All newspaper references refer to Scottish editions.
Tartan tax: Tavish Scott has called for the Scottish Parliament to use its powers to provide an emergency 2p cut in income tax to give families a £330 rebate to help them cope with soaring bills. The pledge comes on top of the UK Lib Dems proposals to cut 4p off income tax. (Scotsman page 10, Burning issue in the Scotsman, Herald page 7, Courier page 1, Times page 18, P&J page 13, Mail page 10, Express page 2, Scotland on Sunday page 7)
Recession: The CBI will claim today that the UK is almost certainly in the early stages of recession and it expects that unemployment will reach 2.12 million by the end of next year. (Herald page 32, Times page 38, P&J page 17, Mail page 2, Guardian page 4, FTpage 5)
Public borrowing: Public borrowing over the next three years will be £65bn higher than the Chancellor’s forecast in March according to the Treasury’s ready reckoner on tax revenues. (FT page 1)
Scottish Futures Trust: Labour has called on Angus Grossart to resign as Chairman of the Scottish Futures Trust (SFT) due to a conflict of interest – the Nobel Grossart Group, of which Sir Angus is Managing Director, advises the Miller Group, one of the firms expected to bid for work from SFT. (Sunday Times page 2)
Banking: Bill Jamieson in the Scotsman (page 29) comments on the situation with Lehman Brothers in the US and why UK banks may not fully recover from the current crisis.
Prisons: Lord McCluskey in the Scotsman (page 37) argues that putting people in prison doesn’t work – it doesn’t deter criminals, rehabilitation is unavailable for many and too many prisoners re-offend.
Training for judges: Senior members for the judiciary have called for judges in Scotland to be given more training, pointing out that they receive only about half the number of training days each year as their counterparts south of the border. (Herald page 1)
Domestic violence: Female victims of domestic violence in Glasgow are to be given hi-tech panic rooms to protect them from their violent partners. (Record page 1)
CalMac: Lord George Robertson has called for the break up of CalMac’s ferry network to allow private firms to operate some services. (Herald page 10)
Borders railway: An expert report complied by Cyrill Sweet for Transport Scotland states that the business case for the proposed 35 mile Waverley line was “very poor”. (Sunday Herald page 11)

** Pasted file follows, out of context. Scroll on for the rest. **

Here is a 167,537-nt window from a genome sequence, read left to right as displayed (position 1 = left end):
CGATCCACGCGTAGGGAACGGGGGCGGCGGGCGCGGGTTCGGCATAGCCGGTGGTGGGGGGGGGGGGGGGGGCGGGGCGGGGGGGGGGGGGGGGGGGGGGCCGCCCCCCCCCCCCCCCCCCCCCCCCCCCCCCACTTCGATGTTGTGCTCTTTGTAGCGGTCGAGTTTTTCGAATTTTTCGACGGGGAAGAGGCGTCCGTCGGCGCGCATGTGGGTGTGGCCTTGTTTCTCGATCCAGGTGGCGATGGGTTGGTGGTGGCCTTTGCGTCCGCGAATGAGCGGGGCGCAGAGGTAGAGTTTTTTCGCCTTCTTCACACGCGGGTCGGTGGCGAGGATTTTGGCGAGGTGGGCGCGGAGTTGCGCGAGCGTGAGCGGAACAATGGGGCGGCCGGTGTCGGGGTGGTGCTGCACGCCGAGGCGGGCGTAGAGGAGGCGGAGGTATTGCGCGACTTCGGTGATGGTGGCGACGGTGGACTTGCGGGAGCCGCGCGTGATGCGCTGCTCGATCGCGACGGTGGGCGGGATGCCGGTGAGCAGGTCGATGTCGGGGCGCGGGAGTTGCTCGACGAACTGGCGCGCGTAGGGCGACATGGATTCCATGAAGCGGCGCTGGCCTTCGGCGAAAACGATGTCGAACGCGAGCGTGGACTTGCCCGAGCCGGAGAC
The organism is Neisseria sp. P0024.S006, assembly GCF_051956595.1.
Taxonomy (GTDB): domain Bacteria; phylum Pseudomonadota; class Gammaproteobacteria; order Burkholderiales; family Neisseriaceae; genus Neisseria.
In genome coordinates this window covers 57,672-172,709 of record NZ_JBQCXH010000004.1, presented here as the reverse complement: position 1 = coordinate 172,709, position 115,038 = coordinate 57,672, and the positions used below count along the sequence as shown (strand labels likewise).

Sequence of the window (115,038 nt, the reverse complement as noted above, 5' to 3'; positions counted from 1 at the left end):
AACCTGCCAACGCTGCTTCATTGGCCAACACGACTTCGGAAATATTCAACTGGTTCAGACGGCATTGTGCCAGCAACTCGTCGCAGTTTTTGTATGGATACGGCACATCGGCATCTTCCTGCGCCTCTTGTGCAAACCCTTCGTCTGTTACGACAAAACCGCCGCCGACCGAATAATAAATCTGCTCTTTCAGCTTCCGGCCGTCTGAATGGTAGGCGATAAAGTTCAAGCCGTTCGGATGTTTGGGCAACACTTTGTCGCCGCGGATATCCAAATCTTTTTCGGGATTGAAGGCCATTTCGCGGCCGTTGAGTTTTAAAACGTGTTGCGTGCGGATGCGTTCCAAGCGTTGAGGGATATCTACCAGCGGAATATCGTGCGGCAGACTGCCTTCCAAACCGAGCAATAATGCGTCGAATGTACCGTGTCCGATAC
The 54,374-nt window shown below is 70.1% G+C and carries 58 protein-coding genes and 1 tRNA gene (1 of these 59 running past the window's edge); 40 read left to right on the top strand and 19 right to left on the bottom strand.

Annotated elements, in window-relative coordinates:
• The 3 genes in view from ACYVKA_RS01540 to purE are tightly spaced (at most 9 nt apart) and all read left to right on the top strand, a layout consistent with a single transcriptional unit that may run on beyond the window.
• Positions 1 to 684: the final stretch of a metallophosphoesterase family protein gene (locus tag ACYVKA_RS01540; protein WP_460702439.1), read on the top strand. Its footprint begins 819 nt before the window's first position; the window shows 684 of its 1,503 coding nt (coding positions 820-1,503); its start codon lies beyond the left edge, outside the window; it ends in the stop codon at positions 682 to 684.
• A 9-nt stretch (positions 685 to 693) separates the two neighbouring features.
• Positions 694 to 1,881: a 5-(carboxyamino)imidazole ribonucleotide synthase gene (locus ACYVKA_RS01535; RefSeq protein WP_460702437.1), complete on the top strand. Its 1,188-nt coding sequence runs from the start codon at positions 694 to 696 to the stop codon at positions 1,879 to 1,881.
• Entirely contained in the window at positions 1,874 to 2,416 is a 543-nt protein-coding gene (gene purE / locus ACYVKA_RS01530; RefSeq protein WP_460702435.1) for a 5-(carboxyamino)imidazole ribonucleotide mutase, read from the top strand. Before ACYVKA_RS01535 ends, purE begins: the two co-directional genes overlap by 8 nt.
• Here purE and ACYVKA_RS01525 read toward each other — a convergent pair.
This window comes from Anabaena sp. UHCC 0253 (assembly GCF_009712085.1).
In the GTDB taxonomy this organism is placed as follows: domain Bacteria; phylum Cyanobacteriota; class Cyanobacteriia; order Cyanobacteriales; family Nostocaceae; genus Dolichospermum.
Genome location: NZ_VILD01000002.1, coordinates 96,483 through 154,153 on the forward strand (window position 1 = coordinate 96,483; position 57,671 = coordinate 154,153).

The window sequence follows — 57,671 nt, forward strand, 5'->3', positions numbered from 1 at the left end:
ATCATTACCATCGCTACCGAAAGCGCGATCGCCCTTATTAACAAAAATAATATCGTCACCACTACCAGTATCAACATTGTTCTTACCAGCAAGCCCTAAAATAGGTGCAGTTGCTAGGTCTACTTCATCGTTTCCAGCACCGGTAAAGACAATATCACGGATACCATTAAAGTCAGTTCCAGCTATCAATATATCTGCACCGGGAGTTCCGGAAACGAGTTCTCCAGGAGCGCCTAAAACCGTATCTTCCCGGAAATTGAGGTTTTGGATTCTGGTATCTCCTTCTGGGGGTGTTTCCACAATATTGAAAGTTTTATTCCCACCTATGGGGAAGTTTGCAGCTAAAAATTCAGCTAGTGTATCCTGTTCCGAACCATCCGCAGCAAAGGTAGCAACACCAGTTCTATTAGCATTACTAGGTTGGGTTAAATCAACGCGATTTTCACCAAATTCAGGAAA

Chemists: According to a YouGov survey Scots are increasingly turning to pharmacies for health advice. (Scotsman page 8)
Muscle disease: 40% of patients with muscular diseases in Scotland do not have access to specialist consultants according to a survey carried out by the Muscular Dystrophy Campaign. (Herald page 2)
Vitamin D: A five year research project published this week argues that a national campaign to convince ever Scot to take vitamin D supplements is necessary as people are not getting enough of the “sunshine vitamin” due to the poor weather in Scotland. (Times page 1)
Aberdeen Royal Infirmary: Patients at Aberdeen Royal Infirmary are five times more likely to have the superbug Clostridium difficile than patients at Raigmore Hospital in Inverness according to an investigation by the P&J. (P&J page 1)
Immigrants: Dr Jean Turner, Chief Executive of the Scottish Patients Association has called for immigrants to be banned from receiving free NHS care until they have lived in the UK for a decade. (Express page 6)
Iain Gray: Comment and analysis on Iain Gray’s election as the new leader of the Labour group in the Scottish Parliament. Iain Gray is expected to organise his shadow team today but has already given Margaret Curran a leading role in developing new policies and has signalled he intends to throw out Labour’s 2007 election manifesto. Accepting his new position Iain Gray commented that he had a mandate from the wider Labour party, not just the MSPs, sparking an alleged backlash from Des Browne. (Scotsman page 6, Herald page 1, Robbie Dinwoodie in the Herald, Courier page 1, Record page 2, George Galloway in the Record, Times page 8, Angus Macleod in the Times, Telegraph page 13, P&J page 5, Sun page 1, Andy Nicol in the Sun, Mail page 8, Express page 8, Sunday Post page 1, Sunday Herald page 1, Edd McCracken in the Sunday Herald, Scotland on Sunday page 7, Kenny Farquharson in the Scotland on Sunday)
Gordon Brown: Comment and analysis on the revelations that a growing number of Labour MPs have called for a leadership ballot at the party’s conference. However some within the party fear that the signs of division within the party will harm their chances in the Glenrothes by-election (Scotsman page 6, Herald page 1, Torquil Crichton in the Herald, Iain Macwhirter in the Herald, Courier page 1, Record page 2, Times page 3, William Rees-Mogg in the Times, Telegraph page 1, Janet Daley in the Telegraph, P&J page 1, Sun page 8, Mirror page 4, Mail page 6, Guardian page 1, Jackie Ashley in the Guardian, Express page 8, Leo McKinstry in the Express, FT page 6, Sunday Times page 1, Jonathan Oliver and Marie Wolf in the Sunday Times, Sunday Herald page 1, Scotland on Sunday page 6)
Lib Dem conference: Analysis of the Lib Dem conference in Bournemouth. Today conference is expected to vote on new Lib Dem policies to cut taxes while Nick Clegg has reassured members that the party wasn’t shifting to the right. (Times page 18, Telegraph page 8, P&J page 13, Mirror page 9, Guardian page 11, Peter Preston in the Guardian, FT page 6)
Tories & Scotland: Michael Gove in the Sunday Times (page 23) argues that the election of a Conservative government at Westminster would be good for Scotland.
Robin Harper: Lothians MSP Robin Harper has announced he is to step down as co-convenor of the Scottish Green Party. (Courier page 8)